Germany pledges 6 bn euros for refugees, France to take 24,000

Germany pledges 6 bn euros for refugees, France to take 24,000

Germany pledges 6 bn euros for refugees, France to take 24,000
Germany pledged an extra six billion euros today to help the record numbers of desperate refugees crossing its borders, with France vowing to take in 24,000 over the next two years.

Chancellor Angela Merkel said the scenes of spontaneous solidarity from hundreds of Germans who greeted families fleeing wars in Syria and beyond at railway stations with gifts and welcome signs were moving and "breathtaking".

"What we are experiencing now is something that will occupy and change our country in coming years," she said as French president Francois Hollande vowed his country would take a larger share.

Under pressure from Paris and Berlin, the European Union is readying fresh quotas that would see the two top EU economies take nearly half of the 120,000 refugees to be relocated under a plan by European Commission chief Jean-Claude Juncker.

According to Juncker's proposal for mandatory quotas for EU states which is set to be unveiled Wednesday, Germany would take 31,443 and France 24,031, to relieve the burden on Greece, Italy and Hungary, a European source told AFP.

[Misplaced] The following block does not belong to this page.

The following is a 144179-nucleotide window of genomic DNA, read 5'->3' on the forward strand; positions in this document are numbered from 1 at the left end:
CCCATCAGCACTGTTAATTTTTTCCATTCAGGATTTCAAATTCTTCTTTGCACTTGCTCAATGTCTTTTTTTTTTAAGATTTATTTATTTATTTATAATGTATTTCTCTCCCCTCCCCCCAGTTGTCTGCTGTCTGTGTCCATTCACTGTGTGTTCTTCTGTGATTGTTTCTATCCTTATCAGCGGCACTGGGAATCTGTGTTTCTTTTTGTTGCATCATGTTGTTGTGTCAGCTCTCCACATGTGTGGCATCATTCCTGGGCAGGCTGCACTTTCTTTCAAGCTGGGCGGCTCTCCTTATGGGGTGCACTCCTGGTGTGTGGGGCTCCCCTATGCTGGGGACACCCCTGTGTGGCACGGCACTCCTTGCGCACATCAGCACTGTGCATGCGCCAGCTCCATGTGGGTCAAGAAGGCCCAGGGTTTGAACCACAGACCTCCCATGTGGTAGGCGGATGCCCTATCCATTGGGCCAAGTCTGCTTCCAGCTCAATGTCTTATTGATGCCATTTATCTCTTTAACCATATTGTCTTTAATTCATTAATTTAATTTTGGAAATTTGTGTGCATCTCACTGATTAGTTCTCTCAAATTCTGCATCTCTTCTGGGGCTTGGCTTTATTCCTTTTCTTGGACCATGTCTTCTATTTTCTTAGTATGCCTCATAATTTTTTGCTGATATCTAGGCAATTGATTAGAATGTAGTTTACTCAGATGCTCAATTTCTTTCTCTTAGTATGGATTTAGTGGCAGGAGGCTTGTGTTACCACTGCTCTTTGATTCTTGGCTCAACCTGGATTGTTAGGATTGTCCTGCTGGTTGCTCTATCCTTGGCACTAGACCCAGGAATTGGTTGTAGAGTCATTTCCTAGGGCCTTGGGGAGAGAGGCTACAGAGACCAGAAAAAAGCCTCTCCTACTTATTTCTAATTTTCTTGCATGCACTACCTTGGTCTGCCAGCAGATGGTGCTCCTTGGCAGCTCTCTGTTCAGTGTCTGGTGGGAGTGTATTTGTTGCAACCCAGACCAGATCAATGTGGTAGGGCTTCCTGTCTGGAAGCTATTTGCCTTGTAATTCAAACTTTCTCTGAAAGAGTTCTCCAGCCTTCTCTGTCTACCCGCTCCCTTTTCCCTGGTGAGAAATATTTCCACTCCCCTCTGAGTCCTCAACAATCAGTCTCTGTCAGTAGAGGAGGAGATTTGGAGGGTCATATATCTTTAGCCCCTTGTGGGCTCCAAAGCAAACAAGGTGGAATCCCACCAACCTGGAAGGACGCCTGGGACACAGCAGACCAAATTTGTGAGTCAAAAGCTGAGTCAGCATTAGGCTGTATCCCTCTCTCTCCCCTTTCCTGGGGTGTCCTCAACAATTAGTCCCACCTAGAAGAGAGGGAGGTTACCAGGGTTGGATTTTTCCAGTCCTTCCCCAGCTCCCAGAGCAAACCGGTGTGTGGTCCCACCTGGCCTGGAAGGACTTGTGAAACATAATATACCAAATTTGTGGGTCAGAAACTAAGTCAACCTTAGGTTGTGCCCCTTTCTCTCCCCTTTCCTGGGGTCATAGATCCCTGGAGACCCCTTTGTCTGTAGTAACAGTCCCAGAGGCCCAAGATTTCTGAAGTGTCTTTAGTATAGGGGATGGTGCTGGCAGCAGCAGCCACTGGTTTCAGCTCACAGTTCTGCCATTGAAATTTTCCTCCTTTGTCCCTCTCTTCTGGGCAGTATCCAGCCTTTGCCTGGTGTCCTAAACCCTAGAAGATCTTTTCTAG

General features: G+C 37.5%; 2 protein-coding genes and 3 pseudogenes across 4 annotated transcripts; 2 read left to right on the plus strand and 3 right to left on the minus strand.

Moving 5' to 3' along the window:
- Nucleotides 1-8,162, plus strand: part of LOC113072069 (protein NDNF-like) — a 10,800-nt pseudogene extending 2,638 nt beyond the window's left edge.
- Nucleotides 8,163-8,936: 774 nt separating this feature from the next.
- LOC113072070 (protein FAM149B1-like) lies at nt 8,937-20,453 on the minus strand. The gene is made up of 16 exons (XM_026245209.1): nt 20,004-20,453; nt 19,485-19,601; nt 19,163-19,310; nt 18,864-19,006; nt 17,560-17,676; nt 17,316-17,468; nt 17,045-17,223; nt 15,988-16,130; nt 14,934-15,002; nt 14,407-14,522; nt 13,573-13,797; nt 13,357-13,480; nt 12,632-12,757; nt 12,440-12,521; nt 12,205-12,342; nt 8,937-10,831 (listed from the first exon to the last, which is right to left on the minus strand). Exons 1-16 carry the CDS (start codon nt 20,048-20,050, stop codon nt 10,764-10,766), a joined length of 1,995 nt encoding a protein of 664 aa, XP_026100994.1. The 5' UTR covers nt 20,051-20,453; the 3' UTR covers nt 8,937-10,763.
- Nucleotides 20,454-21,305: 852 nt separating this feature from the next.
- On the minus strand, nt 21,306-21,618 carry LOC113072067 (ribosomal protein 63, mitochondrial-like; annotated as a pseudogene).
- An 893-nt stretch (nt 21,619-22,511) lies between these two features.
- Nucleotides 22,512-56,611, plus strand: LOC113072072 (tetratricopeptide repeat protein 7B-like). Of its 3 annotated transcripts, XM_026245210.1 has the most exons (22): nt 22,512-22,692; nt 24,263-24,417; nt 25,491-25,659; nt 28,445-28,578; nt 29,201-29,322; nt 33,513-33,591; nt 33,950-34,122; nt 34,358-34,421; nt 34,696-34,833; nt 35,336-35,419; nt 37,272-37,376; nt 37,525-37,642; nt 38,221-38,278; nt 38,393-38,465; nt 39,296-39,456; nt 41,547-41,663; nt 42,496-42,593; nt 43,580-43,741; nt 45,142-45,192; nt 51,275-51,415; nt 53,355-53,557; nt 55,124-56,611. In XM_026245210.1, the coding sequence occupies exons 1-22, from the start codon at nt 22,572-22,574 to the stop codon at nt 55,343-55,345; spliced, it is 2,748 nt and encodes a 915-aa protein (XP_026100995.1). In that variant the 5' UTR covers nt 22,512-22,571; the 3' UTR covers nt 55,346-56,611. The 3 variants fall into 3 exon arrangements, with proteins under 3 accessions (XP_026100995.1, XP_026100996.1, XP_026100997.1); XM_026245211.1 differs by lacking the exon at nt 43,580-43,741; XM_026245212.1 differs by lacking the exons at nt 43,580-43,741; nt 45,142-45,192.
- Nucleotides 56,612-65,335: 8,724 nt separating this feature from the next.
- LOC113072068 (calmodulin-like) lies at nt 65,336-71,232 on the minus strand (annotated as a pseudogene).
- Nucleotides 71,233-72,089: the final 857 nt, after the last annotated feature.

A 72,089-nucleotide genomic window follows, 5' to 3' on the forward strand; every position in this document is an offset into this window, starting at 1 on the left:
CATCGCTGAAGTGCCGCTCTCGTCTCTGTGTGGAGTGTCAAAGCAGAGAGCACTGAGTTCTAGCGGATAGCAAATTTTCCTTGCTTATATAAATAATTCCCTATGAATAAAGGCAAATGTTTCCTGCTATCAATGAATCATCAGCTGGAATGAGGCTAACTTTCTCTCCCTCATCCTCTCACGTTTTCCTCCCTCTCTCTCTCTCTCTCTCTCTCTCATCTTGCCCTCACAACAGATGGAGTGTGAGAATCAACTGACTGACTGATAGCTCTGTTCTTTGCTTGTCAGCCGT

Spain would take 14,931 under the plan, the source said. Migrant numbers have spiked since Friday, when Austria and Germany threw open their borders and eased travel restrictions to allow in thousands who had made it to Hungary, which has balked at the influx.

Merkel's government -- which expects to accept 800,000 asylum-seekers this year, four times last year's total -- earmarked the additional six billion euros ($6.7 billion) to house and feed the newcomers for the next year.

"In these weeks and months, Germany is the destination for an unprecedented number of refugees who are seeking protection from war, persecution and distress," the ruling coalition said after overnight talks.

Hundreds of refugees and their children again sat on blankets and suitcases early Monday outside Berlin's refugee registration centre in scenes repeated across the country.

But the government hailed the "wave of solidarity" that Germans were showing and said the country's economic strength would enable it to meet the challenge.
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